Achieving Competence: Army-VOTEC School Partnership Pilot Studies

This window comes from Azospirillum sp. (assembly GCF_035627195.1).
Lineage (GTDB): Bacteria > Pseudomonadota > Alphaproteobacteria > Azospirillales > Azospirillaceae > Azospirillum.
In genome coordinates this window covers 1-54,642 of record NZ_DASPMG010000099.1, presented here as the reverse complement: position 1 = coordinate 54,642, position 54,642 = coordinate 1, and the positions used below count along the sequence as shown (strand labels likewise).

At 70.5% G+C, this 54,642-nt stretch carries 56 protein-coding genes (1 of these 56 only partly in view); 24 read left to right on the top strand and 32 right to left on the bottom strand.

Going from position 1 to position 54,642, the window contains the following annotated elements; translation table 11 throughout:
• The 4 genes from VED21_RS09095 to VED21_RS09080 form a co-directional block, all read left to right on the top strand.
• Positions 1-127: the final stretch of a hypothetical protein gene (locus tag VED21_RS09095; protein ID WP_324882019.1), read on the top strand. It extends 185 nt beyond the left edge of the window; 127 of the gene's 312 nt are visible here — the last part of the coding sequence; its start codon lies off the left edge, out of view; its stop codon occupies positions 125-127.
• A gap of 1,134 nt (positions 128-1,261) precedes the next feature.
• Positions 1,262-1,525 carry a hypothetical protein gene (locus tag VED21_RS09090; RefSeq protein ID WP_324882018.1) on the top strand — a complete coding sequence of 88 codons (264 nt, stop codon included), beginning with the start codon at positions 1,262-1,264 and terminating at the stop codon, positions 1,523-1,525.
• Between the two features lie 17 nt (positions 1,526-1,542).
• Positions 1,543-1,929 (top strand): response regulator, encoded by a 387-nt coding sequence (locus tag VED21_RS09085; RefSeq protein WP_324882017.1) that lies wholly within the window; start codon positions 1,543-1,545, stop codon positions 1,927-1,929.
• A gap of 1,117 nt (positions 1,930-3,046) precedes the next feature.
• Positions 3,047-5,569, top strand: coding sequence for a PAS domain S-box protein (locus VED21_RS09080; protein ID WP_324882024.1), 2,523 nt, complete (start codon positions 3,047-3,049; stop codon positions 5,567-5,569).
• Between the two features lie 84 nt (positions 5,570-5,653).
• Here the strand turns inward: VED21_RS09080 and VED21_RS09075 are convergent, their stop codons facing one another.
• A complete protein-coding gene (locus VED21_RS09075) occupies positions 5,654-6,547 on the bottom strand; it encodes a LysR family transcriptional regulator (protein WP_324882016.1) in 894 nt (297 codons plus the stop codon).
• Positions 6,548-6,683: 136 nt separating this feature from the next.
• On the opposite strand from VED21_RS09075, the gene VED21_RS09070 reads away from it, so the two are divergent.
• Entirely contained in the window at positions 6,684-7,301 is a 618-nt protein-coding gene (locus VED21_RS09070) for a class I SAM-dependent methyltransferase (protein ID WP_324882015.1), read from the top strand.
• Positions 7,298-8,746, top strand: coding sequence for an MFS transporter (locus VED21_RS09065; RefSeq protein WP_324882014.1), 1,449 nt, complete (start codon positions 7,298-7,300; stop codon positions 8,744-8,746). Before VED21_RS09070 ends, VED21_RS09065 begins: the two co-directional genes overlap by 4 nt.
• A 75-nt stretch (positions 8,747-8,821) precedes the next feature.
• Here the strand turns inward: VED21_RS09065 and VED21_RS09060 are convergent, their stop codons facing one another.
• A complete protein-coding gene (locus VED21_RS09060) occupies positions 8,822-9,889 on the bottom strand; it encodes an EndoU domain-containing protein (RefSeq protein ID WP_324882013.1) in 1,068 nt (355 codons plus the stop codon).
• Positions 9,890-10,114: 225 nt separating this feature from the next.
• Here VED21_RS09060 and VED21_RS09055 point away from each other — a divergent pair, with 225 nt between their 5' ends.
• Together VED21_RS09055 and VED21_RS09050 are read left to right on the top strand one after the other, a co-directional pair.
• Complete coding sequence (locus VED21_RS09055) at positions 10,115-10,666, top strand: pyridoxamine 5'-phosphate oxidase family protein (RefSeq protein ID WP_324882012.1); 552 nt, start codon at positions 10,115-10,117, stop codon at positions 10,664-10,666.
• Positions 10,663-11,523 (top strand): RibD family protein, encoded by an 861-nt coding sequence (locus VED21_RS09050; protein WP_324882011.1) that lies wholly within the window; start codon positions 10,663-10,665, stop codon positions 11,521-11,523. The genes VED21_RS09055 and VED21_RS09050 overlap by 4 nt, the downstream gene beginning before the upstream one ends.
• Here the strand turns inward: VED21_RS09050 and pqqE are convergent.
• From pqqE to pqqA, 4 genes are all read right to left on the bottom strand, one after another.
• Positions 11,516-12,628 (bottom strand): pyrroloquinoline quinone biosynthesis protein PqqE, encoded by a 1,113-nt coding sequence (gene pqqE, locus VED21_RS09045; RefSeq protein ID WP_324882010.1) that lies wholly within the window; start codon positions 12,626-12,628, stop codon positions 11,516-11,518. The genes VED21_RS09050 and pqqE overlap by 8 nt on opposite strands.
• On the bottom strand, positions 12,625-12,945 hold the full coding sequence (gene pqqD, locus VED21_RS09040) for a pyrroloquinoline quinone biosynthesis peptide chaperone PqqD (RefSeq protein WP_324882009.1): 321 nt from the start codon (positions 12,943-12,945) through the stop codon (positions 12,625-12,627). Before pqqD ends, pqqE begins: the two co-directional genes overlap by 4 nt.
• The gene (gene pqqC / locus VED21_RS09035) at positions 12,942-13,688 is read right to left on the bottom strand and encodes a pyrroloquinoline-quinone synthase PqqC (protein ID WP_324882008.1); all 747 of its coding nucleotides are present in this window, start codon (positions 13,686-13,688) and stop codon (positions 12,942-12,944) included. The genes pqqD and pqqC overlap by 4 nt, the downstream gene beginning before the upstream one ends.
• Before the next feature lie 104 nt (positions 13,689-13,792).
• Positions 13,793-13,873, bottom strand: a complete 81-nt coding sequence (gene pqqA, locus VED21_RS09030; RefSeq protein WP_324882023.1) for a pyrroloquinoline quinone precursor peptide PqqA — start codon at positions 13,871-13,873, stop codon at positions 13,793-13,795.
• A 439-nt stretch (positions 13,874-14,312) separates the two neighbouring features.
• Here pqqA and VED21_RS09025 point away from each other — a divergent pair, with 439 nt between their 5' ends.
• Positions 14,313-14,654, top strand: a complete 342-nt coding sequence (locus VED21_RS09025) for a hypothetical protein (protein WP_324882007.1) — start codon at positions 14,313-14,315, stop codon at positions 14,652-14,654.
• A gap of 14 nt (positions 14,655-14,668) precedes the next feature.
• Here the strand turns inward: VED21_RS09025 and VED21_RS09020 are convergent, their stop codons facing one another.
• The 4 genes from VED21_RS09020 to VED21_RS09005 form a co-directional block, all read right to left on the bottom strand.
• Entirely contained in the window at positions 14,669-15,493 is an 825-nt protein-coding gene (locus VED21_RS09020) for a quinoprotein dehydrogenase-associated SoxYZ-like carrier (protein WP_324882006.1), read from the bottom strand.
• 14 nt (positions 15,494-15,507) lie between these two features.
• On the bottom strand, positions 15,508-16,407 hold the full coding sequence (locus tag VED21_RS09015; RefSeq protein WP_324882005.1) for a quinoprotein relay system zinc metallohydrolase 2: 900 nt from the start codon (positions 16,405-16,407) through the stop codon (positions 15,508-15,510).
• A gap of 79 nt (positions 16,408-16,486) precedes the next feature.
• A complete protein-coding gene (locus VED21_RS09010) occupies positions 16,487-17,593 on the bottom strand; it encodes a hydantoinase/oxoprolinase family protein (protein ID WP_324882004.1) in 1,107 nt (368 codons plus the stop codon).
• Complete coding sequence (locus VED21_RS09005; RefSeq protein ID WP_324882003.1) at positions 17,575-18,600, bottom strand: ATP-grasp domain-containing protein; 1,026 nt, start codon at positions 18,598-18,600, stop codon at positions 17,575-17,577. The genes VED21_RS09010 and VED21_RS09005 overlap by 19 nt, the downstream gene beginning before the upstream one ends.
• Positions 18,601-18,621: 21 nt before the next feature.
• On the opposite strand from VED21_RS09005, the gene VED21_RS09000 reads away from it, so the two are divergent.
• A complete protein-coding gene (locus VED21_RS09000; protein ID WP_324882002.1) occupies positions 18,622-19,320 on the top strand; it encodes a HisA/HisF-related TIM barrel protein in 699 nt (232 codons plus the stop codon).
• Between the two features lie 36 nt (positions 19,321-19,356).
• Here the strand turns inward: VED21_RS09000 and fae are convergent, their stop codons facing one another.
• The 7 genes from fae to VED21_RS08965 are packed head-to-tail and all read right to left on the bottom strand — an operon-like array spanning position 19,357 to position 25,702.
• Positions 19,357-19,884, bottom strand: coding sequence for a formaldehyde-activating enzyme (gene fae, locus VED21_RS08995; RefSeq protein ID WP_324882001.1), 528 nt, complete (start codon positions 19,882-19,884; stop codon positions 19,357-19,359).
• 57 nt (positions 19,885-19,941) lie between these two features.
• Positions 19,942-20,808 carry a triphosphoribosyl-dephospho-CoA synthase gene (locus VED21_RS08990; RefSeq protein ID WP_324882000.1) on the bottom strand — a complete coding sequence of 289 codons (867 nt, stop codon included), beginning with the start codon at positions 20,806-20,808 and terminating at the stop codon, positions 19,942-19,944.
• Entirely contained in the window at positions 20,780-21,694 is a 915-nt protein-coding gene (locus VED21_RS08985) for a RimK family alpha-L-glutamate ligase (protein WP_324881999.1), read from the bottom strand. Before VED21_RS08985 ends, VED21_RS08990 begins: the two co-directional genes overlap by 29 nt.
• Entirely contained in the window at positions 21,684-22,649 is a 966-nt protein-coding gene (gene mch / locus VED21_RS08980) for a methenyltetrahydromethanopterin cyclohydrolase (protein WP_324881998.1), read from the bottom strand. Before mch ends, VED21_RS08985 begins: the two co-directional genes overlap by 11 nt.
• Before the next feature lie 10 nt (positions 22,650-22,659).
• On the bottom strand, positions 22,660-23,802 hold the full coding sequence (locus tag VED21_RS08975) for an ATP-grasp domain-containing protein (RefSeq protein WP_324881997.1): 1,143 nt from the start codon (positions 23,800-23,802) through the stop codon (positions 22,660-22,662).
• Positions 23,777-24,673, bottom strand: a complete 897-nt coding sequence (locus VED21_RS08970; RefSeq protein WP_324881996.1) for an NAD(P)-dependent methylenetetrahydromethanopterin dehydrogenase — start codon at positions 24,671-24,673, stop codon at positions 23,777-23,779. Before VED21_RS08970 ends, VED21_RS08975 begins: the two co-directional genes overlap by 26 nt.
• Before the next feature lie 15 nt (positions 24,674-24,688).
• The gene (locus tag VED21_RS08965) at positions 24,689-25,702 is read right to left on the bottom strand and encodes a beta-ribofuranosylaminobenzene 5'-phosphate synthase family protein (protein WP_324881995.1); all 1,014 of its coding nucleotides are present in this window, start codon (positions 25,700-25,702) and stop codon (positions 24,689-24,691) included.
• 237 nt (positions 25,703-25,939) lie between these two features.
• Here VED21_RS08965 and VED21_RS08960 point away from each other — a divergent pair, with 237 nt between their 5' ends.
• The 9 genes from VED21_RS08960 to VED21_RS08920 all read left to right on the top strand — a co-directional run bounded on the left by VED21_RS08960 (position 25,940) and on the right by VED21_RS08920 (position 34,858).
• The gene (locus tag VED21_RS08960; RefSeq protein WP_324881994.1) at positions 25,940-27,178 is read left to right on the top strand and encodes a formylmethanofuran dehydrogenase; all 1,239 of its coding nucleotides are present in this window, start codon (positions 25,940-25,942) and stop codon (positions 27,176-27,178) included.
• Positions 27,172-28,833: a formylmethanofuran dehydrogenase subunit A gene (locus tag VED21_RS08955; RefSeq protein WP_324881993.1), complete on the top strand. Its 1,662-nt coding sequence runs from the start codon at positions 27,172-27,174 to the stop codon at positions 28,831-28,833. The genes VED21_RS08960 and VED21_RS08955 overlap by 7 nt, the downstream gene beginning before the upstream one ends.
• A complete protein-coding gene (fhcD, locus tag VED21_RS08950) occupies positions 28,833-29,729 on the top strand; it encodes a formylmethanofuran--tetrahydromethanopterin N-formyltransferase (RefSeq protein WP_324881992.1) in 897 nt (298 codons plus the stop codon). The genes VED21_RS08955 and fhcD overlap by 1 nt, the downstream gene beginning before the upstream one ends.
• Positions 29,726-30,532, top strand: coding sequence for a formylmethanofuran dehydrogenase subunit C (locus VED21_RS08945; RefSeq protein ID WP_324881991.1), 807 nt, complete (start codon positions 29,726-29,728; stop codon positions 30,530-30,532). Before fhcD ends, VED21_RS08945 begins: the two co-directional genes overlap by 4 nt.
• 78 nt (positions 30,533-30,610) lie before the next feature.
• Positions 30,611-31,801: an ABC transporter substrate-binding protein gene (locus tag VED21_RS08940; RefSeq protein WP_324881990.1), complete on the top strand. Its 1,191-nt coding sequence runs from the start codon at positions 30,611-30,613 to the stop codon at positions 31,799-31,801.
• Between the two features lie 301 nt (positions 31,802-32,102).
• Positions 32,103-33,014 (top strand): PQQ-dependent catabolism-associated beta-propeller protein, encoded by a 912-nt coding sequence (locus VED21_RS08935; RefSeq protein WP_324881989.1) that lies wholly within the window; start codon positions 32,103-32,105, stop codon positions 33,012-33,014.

In order to reduce Army training costs, the Training and Doctrine Command (TRADOC) investigated use of training at civilian secondary and postsecondary vocational-technical (VOTEC) institutions as an alternative to initial job training in Army service schools. Three models were used in the pilot study: the preservice training model in which civilian-trained VOTEC school graduates are recruited; inservice training model in which civilian VOTEC institutions train specific parts of Army courses; and exportable curriculum training model in which civilian VOTEC schools use an Army-developed curriculum. The Vocational Training Strategies study found that training content in the Army's Light Wheel Vehicle Mechanic course compared favorably with the VOTEC auto mechanic curriculum and the preservice training model was the most cost effective. Phase I of the Light Wheel Vehicle Mechanic Pilot Study began using the VOTEC training model. Findings indicated that VOTEC secondary school graduates scored as well as Army graduates, and postsecondary VOTEC graduates scored higher. The second phase of the pilot study involved recruitment of VOTEC graduates and assessment of training effectiveness, attrition, knowledge retention, and job performance. The Food Service VOTEC pilot study and its findings mirrored the Light Wheel Vehicle Mechanic study. The results demonstrated that using VOTEC institutions to train soldiers held great potential as an efficient and effective Army/VOTEC partnership.